Charles C Cartwright is Director, S1000D Dynamic Publishing at PTC (www.ptc.com). Therefore, he is qualified to speak about the S1000D standard, which is used to create technical documentation.

Charles showed an interesting timeline of events. Here, I write about only some of the most important events about the development of standards.

In 1956, ATA 1000 was created for the aircraft industry. ATA 1000 was designed for paper publications, and it contains guidelines for content and document format. With ATA 1000, information is divided into chapters and groups of chapters.

In 1986, AECMA (now ASD) started to work on a specification to harmonize national and international specifications.

In 1989, S1000D was released. S1000D is a specification for the documentation of all land, sea, and air vehicles. The release was an important event in structured writing. Companies used S1000D because S1000D increases profits and decreases costs.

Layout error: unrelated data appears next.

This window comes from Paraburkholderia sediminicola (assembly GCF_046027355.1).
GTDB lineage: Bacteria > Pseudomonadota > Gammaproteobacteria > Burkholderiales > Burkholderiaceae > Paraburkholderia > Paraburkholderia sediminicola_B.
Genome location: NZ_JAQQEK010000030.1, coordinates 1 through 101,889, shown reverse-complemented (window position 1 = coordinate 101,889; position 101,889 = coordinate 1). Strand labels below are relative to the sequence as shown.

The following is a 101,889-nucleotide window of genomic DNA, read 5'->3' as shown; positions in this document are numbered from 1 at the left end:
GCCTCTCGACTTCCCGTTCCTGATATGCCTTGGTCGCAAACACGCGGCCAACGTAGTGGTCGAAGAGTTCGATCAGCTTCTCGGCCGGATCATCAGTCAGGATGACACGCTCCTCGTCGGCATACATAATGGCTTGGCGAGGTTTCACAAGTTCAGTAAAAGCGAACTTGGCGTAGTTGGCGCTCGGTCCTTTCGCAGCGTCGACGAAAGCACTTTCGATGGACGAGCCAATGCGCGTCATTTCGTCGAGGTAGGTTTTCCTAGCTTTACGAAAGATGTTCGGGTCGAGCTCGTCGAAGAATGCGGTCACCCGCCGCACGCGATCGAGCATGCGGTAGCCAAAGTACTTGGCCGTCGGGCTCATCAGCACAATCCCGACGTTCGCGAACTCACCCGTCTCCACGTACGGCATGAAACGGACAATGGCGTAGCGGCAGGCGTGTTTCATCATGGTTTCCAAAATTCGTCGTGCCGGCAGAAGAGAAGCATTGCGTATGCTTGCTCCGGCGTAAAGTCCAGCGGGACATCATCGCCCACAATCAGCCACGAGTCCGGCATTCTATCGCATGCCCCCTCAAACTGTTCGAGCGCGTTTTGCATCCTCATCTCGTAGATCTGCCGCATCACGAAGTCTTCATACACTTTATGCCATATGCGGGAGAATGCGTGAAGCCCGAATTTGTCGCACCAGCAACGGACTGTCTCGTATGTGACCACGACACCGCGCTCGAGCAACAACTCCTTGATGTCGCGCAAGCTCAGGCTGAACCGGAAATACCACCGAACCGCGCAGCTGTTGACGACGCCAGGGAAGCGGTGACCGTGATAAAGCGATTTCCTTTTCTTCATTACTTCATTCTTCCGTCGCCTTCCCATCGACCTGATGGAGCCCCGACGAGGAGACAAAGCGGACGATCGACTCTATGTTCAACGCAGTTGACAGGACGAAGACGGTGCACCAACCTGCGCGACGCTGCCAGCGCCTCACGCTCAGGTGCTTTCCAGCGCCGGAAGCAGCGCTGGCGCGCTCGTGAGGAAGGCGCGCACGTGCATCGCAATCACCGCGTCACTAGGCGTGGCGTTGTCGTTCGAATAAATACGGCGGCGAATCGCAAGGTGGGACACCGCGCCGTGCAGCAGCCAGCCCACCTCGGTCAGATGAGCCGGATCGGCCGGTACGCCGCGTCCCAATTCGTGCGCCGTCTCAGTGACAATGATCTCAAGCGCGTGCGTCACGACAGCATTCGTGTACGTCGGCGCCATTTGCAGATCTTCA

S1000D uses the concept of 'data modules'. A data module has these properties:

S1000D applies to all machinery that has a long life, and companies outside the aerospace industry are starting to use it. For example, it is used to document wind turbines, power generation equipment, oil and gas equipment, and other types of heavy equipment.

What is the difference between S1000D and DITA? S1000D is good for equipment that has a long life, but DITA is good where equipment has a short life, for example, a computer or a mobile phone. S1000D is good where changes to documentation are important. DITA is good where changes are not important (because equipment typically is replaced, not updated).

You can download a copy of the S1000D specification from the official S1000D website (http://public.s1000d.org/).